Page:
London 2012 javelin contender Nathan Stephens is determined to taste Paralympic success – but on the ice, not the field.
The 25-year-old went into last summer’s Games as the javelin world record holder but suffered a cruel blow when his throwing style was judged illegal, and he failed to qualify for the final round.
So when the call came from the British Sledge Hockey Association to help the British team in their bid to qualify for Sochi 2014, Stephens didn’t have to think twice about his answer.
The Bridgend-born athlete joined the Cardiff Huskies sledge hockey side as a youngster shortly after losing his legs in an accident on a railway line and was one of the stars of the 2006 Paralympics in Turin, where he helped the GB squad to seventh.
But he had to put his childhood love for the sport aside as he found success on the athletics field – until now.
This weekend Stephens and the British team will fly back to Turin to compete in a six-team tournament against Germany, Italy, Japan, Korea and Sweden with the top three teams qualifying for next year’s Winter Paralympics.
And Stephens is in no doubt that the GB squad have what it takes to make it to their first Winter Games since he last turned out for the side, eight years ago.
“It’s going to be a tough competition but the guys are positive and I know we can do it,” said BT ambassador Stephens, who notched the last Paralympic goal the GB sledge hockey team scored, an extra-time winner in a 2-1 victory over Italy.
“Hopefully they are going to go in underestimating us because we’ve improved so much since the last time we played, and I’ve never played against them before so the team has a whole new dynamic.
“They are not going to know what’s hit them and we’re going to go out fighting because we’ve got nothing to lose, we’re going in as the underdogs.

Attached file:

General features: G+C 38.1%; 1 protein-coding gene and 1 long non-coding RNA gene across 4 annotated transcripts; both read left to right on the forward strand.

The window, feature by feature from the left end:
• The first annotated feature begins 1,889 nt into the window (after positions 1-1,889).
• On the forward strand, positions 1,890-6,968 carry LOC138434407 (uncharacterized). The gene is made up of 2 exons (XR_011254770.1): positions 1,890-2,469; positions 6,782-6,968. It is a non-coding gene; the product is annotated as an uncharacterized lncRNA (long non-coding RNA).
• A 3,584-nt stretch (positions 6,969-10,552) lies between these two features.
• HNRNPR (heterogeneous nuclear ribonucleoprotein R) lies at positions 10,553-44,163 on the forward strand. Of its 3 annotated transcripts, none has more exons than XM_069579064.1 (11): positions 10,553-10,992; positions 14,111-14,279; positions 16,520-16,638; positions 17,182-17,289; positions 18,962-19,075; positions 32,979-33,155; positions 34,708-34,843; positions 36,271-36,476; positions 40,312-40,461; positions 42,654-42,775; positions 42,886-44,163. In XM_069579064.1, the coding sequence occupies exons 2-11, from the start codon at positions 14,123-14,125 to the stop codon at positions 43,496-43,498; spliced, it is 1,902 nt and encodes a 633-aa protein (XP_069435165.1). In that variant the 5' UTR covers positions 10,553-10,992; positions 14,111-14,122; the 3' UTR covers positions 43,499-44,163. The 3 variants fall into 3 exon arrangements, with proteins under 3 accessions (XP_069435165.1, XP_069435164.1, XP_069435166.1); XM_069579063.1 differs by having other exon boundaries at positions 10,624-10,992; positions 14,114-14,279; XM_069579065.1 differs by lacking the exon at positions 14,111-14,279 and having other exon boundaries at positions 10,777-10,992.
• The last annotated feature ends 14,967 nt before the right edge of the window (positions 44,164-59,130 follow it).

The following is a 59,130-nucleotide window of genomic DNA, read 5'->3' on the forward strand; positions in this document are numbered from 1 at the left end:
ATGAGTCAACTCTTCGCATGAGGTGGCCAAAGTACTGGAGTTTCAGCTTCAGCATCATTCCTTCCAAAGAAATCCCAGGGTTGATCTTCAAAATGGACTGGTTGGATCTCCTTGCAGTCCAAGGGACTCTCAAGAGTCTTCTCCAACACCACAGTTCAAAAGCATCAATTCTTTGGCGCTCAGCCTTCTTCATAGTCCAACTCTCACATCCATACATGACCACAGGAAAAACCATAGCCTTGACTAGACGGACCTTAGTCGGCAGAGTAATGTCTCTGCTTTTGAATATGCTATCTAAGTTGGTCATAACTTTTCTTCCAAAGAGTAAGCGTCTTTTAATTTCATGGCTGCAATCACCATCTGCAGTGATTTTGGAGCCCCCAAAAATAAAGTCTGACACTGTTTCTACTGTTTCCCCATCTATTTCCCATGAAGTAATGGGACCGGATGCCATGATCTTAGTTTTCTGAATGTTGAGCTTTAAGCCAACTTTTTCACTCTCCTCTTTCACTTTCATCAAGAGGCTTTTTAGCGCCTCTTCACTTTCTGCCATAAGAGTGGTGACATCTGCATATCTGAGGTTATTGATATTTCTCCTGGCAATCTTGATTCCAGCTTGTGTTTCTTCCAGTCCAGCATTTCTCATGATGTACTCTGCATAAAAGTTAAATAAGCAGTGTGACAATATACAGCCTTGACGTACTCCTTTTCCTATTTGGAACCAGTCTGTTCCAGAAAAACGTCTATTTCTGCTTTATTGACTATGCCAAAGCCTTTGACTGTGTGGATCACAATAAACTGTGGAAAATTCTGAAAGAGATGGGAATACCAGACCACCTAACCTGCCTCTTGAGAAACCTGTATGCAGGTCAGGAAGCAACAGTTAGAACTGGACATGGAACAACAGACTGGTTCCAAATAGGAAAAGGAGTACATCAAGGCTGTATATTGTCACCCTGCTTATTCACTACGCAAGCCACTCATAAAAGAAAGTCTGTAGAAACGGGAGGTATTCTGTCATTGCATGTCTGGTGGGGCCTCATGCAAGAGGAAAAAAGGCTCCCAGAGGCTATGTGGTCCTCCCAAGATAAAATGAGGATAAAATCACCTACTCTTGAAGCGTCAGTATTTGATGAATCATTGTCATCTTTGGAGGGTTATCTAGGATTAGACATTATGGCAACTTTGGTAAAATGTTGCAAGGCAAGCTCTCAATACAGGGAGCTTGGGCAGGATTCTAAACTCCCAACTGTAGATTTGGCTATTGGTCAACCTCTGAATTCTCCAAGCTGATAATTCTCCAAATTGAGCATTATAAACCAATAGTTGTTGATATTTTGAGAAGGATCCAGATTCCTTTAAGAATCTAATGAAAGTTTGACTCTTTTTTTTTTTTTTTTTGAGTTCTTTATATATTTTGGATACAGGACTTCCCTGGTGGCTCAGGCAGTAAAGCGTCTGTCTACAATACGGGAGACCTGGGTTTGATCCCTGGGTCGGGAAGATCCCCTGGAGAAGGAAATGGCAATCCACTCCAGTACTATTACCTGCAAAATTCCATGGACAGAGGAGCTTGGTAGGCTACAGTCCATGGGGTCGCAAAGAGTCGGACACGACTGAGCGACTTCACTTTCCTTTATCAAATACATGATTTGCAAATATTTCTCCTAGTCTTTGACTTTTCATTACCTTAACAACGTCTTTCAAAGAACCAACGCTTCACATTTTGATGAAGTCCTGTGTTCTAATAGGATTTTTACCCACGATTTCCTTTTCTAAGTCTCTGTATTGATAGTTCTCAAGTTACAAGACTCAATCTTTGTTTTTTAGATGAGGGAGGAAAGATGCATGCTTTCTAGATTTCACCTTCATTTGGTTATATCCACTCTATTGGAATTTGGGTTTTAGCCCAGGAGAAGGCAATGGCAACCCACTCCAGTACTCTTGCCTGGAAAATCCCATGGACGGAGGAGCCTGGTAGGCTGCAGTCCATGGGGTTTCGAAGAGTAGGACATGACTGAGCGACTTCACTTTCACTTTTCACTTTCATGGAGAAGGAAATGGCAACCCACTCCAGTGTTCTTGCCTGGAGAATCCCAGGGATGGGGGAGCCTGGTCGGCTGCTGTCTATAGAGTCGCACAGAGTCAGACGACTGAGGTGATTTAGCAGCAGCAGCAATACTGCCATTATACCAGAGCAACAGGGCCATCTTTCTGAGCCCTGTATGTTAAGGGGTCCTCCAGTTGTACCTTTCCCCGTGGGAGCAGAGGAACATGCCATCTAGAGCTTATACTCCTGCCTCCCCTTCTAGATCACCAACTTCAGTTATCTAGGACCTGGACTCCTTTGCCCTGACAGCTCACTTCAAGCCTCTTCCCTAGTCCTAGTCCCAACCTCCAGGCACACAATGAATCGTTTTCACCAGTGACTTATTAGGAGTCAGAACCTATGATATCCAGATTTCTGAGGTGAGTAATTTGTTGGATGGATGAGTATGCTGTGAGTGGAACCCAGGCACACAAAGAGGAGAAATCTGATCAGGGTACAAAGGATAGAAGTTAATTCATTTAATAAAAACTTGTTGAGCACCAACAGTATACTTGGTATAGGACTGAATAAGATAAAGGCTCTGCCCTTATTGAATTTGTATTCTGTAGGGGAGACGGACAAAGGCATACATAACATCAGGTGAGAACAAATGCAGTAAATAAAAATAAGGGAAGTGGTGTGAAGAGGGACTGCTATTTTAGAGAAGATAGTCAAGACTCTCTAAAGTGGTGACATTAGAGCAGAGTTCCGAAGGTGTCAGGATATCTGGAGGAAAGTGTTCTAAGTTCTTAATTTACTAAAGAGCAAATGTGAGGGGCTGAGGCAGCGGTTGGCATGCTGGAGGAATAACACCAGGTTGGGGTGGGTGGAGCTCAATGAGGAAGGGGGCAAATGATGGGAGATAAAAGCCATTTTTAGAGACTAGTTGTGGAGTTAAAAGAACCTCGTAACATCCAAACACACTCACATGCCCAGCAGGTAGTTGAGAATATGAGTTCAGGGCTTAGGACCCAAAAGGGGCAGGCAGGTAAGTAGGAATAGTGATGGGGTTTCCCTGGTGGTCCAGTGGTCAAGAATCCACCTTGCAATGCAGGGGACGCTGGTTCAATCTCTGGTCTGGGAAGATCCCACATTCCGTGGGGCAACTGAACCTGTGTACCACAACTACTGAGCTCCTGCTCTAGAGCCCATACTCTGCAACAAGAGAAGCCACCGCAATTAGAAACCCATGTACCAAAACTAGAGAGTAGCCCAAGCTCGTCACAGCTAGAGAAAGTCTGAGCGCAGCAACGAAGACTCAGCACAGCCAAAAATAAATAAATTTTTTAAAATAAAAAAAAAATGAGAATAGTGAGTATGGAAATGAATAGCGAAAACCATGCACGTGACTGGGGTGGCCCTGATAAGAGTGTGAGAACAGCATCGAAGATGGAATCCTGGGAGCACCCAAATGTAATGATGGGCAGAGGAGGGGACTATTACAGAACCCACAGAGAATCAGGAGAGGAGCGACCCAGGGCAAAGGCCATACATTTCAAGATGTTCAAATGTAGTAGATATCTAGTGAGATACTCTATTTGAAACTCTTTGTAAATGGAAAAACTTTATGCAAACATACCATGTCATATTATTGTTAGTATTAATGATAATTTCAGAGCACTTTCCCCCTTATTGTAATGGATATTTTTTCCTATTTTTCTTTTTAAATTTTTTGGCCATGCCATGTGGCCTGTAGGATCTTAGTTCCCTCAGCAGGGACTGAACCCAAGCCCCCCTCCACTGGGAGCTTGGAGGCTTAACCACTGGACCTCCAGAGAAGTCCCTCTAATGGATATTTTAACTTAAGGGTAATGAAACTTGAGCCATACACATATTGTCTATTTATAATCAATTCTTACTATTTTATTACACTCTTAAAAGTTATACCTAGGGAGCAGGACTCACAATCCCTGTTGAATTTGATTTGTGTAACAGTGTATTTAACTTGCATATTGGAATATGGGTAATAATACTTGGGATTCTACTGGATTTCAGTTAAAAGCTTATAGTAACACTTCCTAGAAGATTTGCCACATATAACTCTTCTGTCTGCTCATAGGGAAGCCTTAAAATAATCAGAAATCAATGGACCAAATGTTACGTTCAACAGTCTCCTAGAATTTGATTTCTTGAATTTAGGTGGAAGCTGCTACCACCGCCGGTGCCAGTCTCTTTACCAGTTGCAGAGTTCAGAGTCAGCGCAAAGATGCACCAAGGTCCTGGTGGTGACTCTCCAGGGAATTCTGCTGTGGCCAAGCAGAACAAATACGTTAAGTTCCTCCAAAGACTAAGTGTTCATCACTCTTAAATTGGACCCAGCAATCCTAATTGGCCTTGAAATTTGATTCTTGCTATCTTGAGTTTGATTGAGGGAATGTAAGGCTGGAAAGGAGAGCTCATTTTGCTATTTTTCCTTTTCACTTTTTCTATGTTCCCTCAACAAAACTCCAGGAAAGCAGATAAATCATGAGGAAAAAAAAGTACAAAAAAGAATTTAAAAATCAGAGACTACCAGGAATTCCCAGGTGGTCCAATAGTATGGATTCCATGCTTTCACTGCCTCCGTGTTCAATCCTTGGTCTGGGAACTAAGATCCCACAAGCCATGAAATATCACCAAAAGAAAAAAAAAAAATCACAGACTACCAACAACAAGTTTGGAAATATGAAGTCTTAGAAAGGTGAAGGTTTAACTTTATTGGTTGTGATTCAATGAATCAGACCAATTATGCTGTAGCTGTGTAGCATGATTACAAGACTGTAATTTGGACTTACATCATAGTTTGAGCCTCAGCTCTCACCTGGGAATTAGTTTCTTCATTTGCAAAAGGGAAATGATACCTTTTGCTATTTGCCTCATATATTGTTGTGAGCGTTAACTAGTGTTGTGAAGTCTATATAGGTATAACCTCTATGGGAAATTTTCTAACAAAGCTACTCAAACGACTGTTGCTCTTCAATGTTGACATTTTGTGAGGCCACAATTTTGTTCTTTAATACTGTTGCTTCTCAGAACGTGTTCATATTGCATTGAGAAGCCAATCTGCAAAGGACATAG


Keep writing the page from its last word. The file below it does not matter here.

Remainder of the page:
“If you ask any athlete to get to a Paralympic Games is the pinnacle of their career but especially for the guys in the changing room now who haven’t been to a Games, this is going to be their chance to get there and they are going to be working ten times harder than any other team.
“If we make it to Sochi dreams have come true for some of these guys who never thought they would get to a Paralympic Games this is their opportunity and they are going to grab it with both hands.”
One of the most popular sports at the Paralympic Games, sledge hockey is fast and furious with players using two sticks instead of one to propel themselves around the ice and control the puck.
The GB squad, which also includes three-times sailing Paralympian Stephen Thomas, are entirely self-funded and were struggling to pay for the trip to Turin until BT stepped in to help sponsor the team.
Stephens, who is a BT ambassador, added: “BT has been a support of Paralympic sports since 1989 and now for them to take on board British sledge hockey for me, is phenomenal.
“They’ve helped me throughout my sport for so long and for them to take on my winter sport as well, it’s just an exciting time for me and the guys.
“It’s taken the pressure off by allowing us to go out there and not worry about anything else and now we’re going out there with a new lease of life.”
BT is supporting Nathan Stephens and British Sledge Hockey in their bid to complete at the Winter Paralympic Games in Sochi next year. BT has supported the British Paralympic Association since 1989